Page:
Before waxing on the link between Shel Silverstein’s “The Giving Tree” and Catholic tradition, Heather Miller Rubens, associate director and Roman Catholic scholar of the Institute for Christian and Jewish Studies, plates rigatoni for the residents of the Weinberg Housing and Resource Center in Baltimore. (Erik Zygmont/CR Staff)
Christians and Jews feed Baltimore's homeless, have lively discussion of 'The Giving Tree'
September 18, 2015
By Erik Zygmont
One way to guarantee an argument between Jews and Christians, asserted Christopher Leighton, executive director of the Institute for Christian and Jewish Studies (ICJS), is to solicit their interpretations of a certain book.
That book, the focal point of a lively discussion that took place Sept. 17 at Catholic Charities’ Our Daily Bread Employment Center, was Shel Silverstein’s children’s classic, “The Giving Tree.”
It is the story of a boy and his wants and needs as he grows into a young adult, a mature man and an old man. It is also the story of the obliging tree who grants those desires at great expense to itself; at the end, the tree, which gave up its fruit, branches and even its trunk, has nothing left to offer except its stump as a place for the boy – now a tired old man – on which to sit.
“Does this story describe what you consider to be a model of charity and justice in your tradition?” Leighton, a Presbyterian minister, queried the approximately 40 participants invited to the facilitated discussion by Catholic Charities and The Associated: The Jewish Community Federation of Baltimore.
As Leighton predicted, reactions to the story were strong and varied in the nevertheless collegial and good-natured discussion that followed.
“You don’t want your kid to become that boy, that’s for darn sure,” said Kristin Kinkopf, director of mission integration for Catholic Charities. “If the tree is a parent, it could have done a better job – but it did love.”
Jimmy Kwak of the Governor’s Office of Community Initiatives noted that many of the discussion participants were “really projecting onto the boy.”
Beyond the boy’s sense of entitlement, Kwak argued, was a less sinister dynamic.
“The boy feels he can ask,” Kwak pointed out. “He can make himself vulnerable to the tree.”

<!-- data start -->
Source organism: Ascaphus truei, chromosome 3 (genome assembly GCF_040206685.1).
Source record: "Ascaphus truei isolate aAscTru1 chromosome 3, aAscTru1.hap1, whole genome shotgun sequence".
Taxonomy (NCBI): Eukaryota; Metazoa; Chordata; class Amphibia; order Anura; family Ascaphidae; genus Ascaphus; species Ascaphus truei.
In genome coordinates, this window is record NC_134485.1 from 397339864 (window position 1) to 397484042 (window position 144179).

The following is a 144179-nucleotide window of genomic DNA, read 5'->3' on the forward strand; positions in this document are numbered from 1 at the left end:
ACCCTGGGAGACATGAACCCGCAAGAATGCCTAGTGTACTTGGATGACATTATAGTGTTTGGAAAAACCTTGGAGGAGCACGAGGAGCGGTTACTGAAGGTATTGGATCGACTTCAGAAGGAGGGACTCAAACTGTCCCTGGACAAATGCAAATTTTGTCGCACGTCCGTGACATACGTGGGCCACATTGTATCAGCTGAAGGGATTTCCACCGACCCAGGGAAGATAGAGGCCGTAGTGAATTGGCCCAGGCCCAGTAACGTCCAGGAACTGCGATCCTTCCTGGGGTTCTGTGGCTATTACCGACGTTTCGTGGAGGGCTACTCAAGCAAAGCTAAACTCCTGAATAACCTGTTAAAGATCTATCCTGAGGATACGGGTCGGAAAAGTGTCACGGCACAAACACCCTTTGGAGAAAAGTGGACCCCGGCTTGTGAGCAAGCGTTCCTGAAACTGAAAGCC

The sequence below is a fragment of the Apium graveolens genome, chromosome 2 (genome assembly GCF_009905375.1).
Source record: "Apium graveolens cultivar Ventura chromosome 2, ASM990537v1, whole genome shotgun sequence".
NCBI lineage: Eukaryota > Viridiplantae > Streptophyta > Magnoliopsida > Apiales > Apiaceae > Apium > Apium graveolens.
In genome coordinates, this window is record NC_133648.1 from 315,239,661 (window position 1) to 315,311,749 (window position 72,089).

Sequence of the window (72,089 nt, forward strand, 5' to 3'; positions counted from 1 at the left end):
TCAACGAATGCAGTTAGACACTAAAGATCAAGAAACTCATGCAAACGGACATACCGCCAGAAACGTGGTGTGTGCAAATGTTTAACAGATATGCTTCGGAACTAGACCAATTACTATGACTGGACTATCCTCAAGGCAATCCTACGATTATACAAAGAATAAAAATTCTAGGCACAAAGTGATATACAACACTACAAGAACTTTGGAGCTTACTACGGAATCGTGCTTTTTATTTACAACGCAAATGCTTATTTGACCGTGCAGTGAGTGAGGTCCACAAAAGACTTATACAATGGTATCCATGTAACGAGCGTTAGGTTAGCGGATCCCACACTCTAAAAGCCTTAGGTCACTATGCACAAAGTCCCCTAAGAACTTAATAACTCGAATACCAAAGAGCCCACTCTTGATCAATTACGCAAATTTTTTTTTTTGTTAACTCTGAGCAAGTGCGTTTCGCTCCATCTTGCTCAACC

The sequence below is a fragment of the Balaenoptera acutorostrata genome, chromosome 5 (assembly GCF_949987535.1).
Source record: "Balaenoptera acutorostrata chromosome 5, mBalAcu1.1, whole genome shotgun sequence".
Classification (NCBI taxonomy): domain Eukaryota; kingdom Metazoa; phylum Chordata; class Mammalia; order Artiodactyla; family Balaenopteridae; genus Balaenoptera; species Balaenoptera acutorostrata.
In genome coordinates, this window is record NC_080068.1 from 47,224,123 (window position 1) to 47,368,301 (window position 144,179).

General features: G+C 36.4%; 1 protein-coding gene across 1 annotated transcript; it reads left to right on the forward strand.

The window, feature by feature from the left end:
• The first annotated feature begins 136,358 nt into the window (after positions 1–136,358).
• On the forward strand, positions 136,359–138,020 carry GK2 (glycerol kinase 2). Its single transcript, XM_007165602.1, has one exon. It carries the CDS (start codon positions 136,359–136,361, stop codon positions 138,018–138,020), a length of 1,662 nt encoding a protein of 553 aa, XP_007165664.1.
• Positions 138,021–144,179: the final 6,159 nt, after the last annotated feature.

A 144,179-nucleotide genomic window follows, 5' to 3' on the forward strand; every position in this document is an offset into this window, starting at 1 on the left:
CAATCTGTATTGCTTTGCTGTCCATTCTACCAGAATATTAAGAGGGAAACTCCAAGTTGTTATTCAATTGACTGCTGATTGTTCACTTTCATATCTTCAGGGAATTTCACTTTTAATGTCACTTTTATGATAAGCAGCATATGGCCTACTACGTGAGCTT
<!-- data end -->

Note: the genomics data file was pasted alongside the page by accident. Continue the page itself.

Heather Miller Rubens, ICJS associate director and Roman Catholic scholar, pulled Dorothy Day, the founder of the Catholic Worker Movement currently being considered for beatification, into the discussion.
“This is a story of ‘the giving tree,’ not ‘the taking boy,’” Rubens said, noting that, like the tree, Day had faced criticism for propagating charity without discriminating in favor of the “deserving poor.”
Both Day and the fictional tree gave “regardless of what the reception is and regardless as to whether the kid is going to become a jerk or not.”
“I think there’s something there that resonates with Catholic tradition,” she concluded.
ICJS Jewish scholar Benjamin Sax said that a hypothetical rabbi might criticize the story on the basis that the giver “is not a tree anymore” by the end of the story.
“She gave to the point that she could not be who she is anymore,” Sax said, noting that adherents to Jewish tradition are indeed required to “love the stranger” but are not bound to the same concept of “overflowing” love inherent in Christianity.
When it came to action, there was no difference between the two groups, who before the discussion served dinner to the residents of Weinberg Housing and Resource Center, a low-barrier shelter that includes case management services located at 620 Fallsway, across the street from Our Daily Bread. Unlike the much-maligned boy in the story, the residents by and large accepted the charity with cheer and gratitude.
The friendship between William McCarthy Jr., executive director of Catholic Charities, and Marc Terrill, president of The Associated, was the impetus for the evening.
“Bill and I are both driven by a passion for the good of society, so we said, ‘Let’s do something together in a collaborative way,’” explained Terrill, adding that the two had worked before, but usually as part of a larger initiative involving the city or an umbrella charity, such as the United Way.